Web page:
In Bloom This Week: Eryngo

This bristly beauty (Eryngium leavenworthii) is blooming all across Meadow Knoll this week, turning the fields a brilliant purple. I know what you’re thinking: that it looks a lot like a thistle. But it isn’t, although one of its folk names is Coyote Thistle–which you will understand if you remember that Coyote is a trickster creature, always attempting to deceive his friends into believing that he’s something else.

But eryngo is actually a member of the carrot or parsley family. It’s a perennial wildflower here–an annual farther north–and it grows easily from seed all across the Plains states. It blooms in the early fall, a gorgeous sight that has a powerful appeal to butterflies, moths, bees, bumblebees, and a host of other pollinators. The tiny flowers are protected by those spiny purple bracts you can see in the photo, designed (I imagine) to keep grazing animals at bay.

One of the eryngo cousins (Eryngium yuccifolium) was widely used by the American Plains Indians. Also called rattlesnake master or button snakeroot, it was used as a sedative, and to treat liver ailments, venereal disease, snakebites, impotence, intestinal parasites, and even cataracts. It was also used in rattlesnake medicine dances. It’s said that the medicine men chewed the root, blew on their hands, and could then handle the snakes. Please don’t try this at home! But you could make your local pollinators very happy if you added this plant to your  native plant garden.

This week on the desk.  My current work-in-progress is a biographical novel about the friendship of Maria Chabot and Georgia O’Keeffe, which produced the amazing adobe house you may have visited in Abiquiu, New Mexico. I’ve finished working through the letters the two exchanged during the decade of their active friendship and am looking forward to reading Maria’s own narrative of that time, among her papers held by the O’Keeffe Museum and Library in Santa Fe. It’s a fascinating story–hoping to start writing this week!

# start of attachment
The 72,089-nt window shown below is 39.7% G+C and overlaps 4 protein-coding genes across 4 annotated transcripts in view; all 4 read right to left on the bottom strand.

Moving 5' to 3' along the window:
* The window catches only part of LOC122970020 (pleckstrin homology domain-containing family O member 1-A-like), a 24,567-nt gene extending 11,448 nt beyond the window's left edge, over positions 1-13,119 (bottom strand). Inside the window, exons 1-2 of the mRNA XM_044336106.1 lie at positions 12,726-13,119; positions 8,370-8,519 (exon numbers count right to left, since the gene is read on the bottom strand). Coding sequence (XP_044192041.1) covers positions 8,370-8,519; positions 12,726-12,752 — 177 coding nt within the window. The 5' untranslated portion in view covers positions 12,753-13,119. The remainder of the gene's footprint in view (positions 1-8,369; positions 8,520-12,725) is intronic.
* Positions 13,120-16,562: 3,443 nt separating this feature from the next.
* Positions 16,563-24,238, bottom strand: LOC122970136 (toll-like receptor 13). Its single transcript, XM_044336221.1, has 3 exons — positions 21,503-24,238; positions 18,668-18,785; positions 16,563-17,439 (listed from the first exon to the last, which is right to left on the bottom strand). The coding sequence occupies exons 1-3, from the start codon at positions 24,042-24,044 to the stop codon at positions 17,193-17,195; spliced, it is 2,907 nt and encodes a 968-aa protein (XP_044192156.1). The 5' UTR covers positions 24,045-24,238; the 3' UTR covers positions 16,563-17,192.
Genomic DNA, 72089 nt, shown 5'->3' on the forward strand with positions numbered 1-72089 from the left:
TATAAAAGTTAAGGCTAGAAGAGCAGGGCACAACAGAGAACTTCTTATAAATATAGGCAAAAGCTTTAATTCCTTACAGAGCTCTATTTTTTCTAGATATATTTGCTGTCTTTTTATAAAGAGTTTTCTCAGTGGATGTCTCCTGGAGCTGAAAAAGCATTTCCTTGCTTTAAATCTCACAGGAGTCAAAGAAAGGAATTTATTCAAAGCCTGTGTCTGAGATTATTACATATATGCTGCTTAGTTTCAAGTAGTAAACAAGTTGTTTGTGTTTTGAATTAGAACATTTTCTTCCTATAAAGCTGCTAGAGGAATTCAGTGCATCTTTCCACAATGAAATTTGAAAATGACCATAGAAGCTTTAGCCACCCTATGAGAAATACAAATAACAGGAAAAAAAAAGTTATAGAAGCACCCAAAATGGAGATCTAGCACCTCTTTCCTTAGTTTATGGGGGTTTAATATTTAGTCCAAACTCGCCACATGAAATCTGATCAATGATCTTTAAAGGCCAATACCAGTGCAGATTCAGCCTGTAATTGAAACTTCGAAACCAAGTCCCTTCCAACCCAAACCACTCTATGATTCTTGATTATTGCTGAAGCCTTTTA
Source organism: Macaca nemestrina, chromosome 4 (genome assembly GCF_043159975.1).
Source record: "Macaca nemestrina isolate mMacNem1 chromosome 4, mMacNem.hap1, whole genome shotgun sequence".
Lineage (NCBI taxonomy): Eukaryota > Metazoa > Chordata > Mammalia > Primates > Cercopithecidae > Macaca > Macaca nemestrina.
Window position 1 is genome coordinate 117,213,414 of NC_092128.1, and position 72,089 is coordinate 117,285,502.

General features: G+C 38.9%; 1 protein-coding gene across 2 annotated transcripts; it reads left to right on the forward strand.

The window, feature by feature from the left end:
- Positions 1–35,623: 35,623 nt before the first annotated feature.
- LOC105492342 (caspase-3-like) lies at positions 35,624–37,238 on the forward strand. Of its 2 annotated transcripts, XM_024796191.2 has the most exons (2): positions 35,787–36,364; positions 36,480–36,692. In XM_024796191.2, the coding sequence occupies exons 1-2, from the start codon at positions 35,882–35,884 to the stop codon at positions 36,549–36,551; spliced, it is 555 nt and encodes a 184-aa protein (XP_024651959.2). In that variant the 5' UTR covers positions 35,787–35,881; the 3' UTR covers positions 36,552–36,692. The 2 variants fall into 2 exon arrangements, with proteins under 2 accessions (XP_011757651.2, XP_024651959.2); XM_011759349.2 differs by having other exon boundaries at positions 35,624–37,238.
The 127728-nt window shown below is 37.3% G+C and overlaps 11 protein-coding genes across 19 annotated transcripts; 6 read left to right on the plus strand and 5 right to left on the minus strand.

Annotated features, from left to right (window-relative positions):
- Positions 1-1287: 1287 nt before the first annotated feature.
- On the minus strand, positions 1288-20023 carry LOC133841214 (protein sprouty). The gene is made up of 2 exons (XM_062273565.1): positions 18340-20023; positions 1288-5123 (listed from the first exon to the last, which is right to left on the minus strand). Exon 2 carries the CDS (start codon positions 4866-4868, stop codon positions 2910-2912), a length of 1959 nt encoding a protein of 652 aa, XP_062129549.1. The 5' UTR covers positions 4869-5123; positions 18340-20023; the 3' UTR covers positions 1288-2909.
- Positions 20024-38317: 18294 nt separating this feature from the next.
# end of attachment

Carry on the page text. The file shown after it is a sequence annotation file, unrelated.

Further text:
On the the bookshelf: Hemlock, China’s latest adventure. This one sends her on a journey to North Carolina–and back in time, to the story of Elizabeth Blackwell, whose Curious Herbal was a British bestseller in the mid-1700s. Hemlock is available in hardcover, paperback, eBook, and audio. If your library doesn’t have it yet, please let them know you’d like to read it.

And a personal note. There’s an extensive scientific study that reviews the many medicinal uses of Eryngo sp.–among them, the treatment of cataracts. I’ve never tried this herb for that purpose, but this summer, after a year-long pandemic postponement, I was finally able to get my cataract surgery done. It was a good experience with a remarkable (for me) outcome: an amazing improvement in my ability to see. If this surgery is on your to-do list, please don’t hesitate!

Reading note. The only thing worse than being blind is having sight but no vision.–Helen Keller

19 comments on “In Bloom This Week: Eryngo

  1. I’m reading Helmock now. It’s always uplifting to read about early women botanists. My cataract surgery is really due, but I’m very nervous…

  2. What a beautiful flower, I wonder if it will grow in Maine. I have your new book Hemlock, but can’t read it until Christmas, it’s a gift.

    • You might try it as an annual, Elaine. The seeds aren’t hard to find online. Look for Blue Eryngo or the gray variety (Miss Willmot’s Ghost).

  3. Eryngo? oh, , how I love this plant! we live in Syracuse New York, but, I must try to grow this.maybe taking it inside for fall and winter? what do you think? your plotting is terrific; ‘ your books because they always teach me!

  4. I enjoyed every page of Hemlock. It is both entertaining and educational. Will you be coming to New Mexico to study and read some of the information for your new book? You recent surgery will be an enormous help with your project. Janet Henderson in wonderful Santa Fe.

    • Thank you, Pat–I’m smiling. Friends, if you’re curious, here the story: The Edwardian gardener Ellen Willmott was a passionate lover of Eryngium giganteum, a tall, silvery eryngo. She is said to have surreptitiously introduced it to other gardens by dropping the seed when she visited–haunting her friends’ gardens with Miss Willmott’s Ghost.

  5. Thanks for telling us about this plant. Here in Maine we have thistles, but not eryngo. Of course the asters are blooming now and delighting bees. I’m thrilled that Hemlock is out, too. 🙂

  6. Wonderful picture and info about Eryngo. Always fascinate by various plants ability to look like another plant. And good to know that it attracts pollinators. Very happy to hear that your cataract surgery has been so successful! Thanks for letting us know!

  7. Thanks for the quote from Helen Keller. When I was a child, we traveled thru Florence Alabama to get to my grandmother’s home. We stopped once to visit Helen’s house. I’ve always been fascinated by her story and accomplishments.

  8. I didn’t know this amazing plant. It’s quite beautiful, and small, you say.

    And I can also attest to the joy of having had the cataract operation I didn’t realize how dim my world was and how great to see again as I once did. Helps with birding,

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